Consider it pure joy, my brothers and sisters, whenever you face trials of many kinds, because you know that the testing of your faith produces perseverance. Let perseverance finish its work so that you may be mature and complete, not lacking anything (James 1:2-4).
Does God send trials—like cancer—to test faith and produce perseverance? I don’t believe so. I agree with John Boykin (The Gospel of Coincidence), who maintains that God normally plays no direct role in everyday events, good or bad.
Many people I talk with are upset by the suggestion that God is not causing their circumstances. But while I’ll grant that there is Scripture to suggest that He is, there is just as much Scripture to suggest that He is not. James opens his letter by talking about trials but curiously never ever implies that God is sending them. Quite the contrary. He says,
When tempted, no one should say, “God is tempting me.” For God cannot be tempted by evil, nor does he tempt anyone; but each one is tempted when, by his own evil desire, he is dragged away and enticed. Then, after desire has conceived, it gives birth to sin; and sin, when it is full grown, gives birth to death. Don’t be deceived, my dear brothers (James 1:13-16).
Boykin points out that “trial” (v. 2) and “tempt” (vv. 13, 14) are the same word in Greek. James is saying, “Don’t blame God for trials; they come from human sinfulness (among other things).”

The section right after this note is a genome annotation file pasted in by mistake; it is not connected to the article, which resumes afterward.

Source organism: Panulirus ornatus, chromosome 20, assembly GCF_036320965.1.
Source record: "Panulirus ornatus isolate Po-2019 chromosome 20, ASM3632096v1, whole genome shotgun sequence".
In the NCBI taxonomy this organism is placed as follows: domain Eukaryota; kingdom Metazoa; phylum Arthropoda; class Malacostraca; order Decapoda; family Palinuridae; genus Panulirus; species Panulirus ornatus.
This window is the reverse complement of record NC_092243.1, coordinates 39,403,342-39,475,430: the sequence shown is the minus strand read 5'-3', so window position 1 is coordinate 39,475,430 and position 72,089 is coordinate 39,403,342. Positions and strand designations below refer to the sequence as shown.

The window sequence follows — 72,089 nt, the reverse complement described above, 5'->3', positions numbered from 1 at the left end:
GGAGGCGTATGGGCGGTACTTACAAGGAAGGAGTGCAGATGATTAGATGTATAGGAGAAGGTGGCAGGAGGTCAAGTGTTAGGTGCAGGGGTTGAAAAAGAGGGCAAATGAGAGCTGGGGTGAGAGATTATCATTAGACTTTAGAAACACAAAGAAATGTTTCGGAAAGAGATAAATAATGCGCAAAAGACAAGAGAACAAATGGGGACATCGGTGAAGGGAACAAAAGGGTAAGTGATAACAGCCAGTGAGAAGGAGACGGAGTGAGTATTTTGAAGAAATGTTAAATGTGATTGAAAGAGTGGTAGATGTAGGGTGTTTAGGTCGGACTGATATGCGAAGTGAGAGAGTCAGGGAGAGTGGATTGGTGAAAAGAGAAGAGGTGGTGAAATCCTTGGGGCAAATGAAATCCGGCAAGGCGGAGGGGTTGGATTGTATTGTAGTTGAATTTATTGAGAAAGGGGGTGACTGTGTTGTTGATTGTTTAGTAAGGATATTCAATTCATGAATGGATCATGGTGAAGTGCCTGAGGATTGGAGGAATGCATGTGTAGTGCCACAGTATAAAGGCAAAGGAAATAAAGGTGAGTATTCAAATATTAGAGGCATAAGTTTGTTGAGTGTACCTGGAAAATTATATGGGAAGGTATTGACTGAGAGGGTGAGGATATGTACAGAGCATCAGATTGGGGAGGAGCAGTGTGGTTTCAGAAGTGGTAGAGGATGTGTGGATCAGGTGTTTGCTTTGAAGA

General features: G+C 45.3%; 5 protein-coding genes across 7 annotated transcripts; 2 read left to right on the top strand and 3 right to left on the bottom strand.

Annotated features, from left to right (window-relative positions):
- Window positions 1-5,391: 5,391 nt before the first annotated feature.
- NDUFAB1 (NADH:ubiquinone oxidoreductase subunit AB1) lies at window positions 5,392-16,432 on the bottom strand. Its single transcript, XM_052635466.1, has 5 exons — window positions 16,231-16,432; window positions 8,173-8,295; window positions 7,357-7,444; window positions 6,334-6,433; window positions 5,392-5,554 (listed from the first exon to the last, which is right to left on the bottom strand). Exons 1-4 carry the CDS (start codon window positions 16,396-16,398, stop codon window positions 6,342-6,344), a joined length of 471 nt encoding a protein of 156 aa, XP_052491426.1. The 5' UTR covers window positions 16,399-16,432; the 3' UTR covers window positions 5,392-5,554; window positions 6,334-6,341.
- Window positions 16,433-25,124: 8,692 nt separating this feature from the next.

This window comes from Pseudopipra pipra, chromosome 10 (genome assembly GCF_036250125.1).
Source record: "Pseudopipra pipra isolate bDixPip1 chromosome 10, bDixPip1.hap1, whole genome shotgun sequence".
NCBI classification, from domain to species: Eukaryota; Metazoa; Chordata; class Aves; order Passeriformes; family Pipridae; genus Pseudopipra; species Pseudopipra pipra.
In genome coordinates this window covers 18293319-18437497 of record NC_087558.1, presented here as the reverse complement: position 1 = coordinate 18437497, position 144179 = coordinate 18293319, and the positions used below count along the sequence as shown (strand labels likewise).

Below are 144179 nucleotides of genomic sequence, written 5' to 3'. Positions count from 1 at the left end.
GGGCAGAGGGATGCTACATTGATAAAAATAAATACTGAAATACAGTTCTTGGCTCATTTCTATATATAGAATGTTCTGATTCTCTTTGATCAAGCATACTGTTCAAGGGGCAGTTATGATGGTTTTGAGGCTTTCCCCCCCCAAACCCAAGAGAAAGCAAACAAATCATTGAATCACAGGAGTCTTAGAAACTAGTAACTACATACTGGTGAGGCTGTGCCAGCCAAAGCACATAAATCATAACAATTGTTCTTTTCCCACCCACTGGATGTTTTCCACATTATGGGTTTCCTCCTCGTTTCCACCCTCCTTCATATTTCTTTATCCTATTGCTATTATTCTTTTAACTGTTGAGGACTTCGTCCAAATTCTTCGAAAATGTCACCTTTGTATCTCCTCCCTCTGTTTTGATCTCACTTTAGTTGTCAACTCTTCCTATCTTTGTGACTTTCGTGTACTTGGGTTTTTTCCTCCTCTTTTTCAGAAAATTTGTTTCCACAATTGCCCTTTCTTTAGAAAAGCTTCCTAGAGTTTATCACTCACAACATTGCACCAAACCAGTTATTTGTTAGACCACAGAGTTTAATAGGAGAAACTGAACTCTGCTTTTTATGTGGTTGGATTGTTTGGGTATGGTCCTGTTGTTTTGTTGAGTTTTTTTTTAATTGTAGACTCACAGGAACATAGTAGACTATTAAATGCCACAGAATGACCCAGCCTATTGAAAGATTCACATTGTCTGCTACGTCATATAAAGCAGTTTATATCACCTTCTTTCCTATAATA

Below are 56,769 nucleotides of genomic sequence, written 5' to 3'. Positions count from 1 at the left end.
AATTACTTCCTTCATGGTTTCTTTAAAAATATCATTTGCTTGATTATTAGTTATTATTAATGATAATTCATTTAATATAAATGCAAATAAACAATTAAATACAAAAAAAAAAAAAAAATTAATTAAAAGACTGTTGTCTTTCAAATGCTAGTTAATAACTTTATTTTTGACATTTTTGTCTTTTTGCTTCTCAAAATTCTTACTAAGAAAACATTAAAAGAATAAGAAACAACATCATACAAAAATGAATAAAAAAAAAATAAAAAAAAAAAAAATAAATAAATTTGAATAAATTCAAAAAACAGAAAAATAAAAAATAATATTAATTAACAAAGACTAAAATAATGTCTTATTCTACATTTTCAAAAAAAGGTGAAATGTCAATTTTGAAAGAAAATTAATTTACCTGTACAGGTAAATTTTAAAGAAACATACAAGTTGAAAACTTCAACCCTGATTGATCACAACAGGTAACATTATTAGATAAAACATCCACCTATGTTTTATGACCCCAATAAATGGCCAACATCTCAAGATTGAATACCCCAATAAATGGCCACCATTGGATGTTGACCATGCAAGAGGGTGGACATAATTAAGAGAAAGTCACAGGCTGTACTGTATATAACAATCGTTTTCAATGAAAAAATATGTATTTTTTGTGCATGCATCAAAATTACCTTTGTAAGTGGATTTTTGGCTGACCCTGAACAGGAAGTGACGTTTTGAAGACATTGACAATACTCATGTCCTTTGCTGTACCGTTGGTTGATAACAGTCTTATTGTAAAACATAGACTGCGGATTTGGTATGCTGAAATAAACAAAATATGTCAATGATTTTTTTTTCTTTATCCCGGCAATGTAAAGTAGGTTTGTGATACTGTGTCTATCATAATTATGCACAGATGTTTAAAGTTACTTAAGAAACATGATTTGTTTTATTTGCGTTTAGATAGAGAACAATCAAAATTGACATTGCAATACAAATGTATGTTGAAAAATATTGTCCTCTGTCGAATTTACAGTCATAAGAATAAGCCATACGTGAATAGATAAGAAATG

Bad things happen because we live in a broken world full of selfish people—including ourselves. We make choices that have consequences and God seldom interferes in this process of cause and effect. He certainly can; it’s just not his MO. Poor diet and a polluted environment cause cancer. Drunk driving leads to deadly accidents. Irreconcilable differences fracture families.
The belief that God is the direct cause of all that happens raises serious questions about his character. What would you think of a “loving” father who occasionally pushes his son down the stairs so he can console the injured child? Or a renowned physician who secretly injects her patients with a painful virus so she can cure it in some just to enhance her reputation?
God doesn’t have to initiate trials to use them in our lives. But this too is conditioned on our response. We have to have the right attitude in order to benefit from painful ordeals. Considering them “pure joy,” that’s the hard part!